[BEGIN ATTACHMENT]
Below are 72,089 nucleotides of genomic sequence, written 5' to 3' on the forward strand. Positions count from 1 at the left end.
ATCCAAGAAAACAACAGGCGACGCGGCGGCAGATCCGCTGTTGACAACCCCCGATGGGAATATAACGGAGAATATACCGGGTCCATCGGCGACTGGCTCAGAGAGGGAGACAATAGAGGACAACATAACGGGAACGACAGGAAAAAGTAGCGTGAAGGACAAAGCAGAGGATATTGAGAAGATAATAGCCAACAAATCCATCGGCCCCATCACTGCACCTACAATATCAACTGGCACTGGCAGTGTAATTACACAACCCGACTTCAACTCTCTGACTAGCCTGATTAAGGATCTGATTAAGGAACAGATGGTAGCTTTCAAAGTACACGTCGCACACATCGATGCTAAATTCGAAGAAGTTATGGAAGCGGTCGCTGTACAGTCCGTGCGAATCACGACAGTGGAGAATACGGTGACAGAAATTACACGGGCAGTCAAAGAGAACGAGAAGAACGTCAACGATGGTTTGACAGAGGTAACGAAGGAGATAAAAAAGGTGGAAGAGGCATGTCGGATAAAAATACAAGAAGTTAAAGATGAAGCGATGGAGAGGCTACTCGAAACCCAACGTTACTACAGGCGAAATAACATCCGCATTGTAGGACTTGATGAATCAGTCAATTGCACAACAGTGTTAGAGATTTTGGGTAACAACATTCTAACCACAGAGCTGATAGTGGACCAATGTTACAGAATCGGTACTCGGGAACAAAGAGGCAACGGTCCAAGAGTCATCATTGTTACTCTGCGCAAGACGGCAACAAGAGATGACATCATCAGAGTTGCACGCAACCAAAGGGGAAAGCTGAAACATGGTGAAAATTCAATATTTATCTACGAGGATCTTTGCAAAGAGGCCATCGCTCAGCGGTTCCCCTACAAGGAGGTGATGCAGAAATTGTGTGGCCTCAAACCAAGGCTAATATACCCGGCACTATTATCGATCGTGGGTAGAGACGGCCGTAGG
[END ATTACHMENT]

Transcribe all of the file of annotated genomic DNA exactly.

Below are 72,089 nucleotides of genomic sequence, written 5' to 3' on the forward strand. Positions count from 1 at the left end.
ATCCAAGAAAACAACAGGCGACGCGGCGGCAGATCCGCTGTTGACAACCCCCGATGGGAATATAACGGAGAATATACCGGGTCCATCGGCGACTGGCTCAGAGAGGGAGACAATAGAGGACAACATAACGGGAACGACAGGAAAAAGTAGCGTGAAGGACAAAGCAGAGGATATTGAGAAGATAATAGCCAACAAATCCATCGGCCCCATCACTGCACCTACAATATCAACTGGCACTGGCAGTGTAATTACACAACCCGACTTCAACTCTCTGACTAGCCTGATTAAGGATCTGATTAAGGAACAGATGGTAGCTTTCAAAGTACACGTCGCACACATCGATGCTAAATTCGAAGAAGTTATGGAAGCGGTCGCTGTACAGTCCGTGCGAATCACGACAGTGGAGAATACGGTGACAGAAATTACACGGGCAGTCAAAGAGAACGAGAAGAACGTCAACGATGGTTTGACAGAGGTAACGAAGGAGATAAAAAAGGTGGAAGAGGCATGTCGGATAAAAATACAAGAAGTTAAAGATGAAGCGATGGAGAGGCTACTCGAAACCCAACGTTACTACAGGCGAAATAACATCCGCATTGTAGGACTTGATGAATCAGTCAATTGCACAACAGTGTTAGAGATTTTGGGTAACAACATTCTAACCACAGAGCTGATAGTGGACCAATGTTACAGAATCGGTACTCGGGAACAAAGAGGCAACGGTCCAAGAGTCATCATTGTTACTCTGCGCAAGACGGCAACAAGAGATGACATCATCAGAGTTGCACGCAACCAAAGGGGAAAGCTGAAACATGGTGAAAATTCAATATTTATCTACGAGGATCTTTGCAAAGAGGCCATCGCTCAGCGGTTCCCCTACAAGGAGGTGATGCAGAAATTGTGTGGCCTCAAACCAAGGCTAATATACCCGGCACTATTATCGATCGTGGGTAGAGACGGCCGTAGG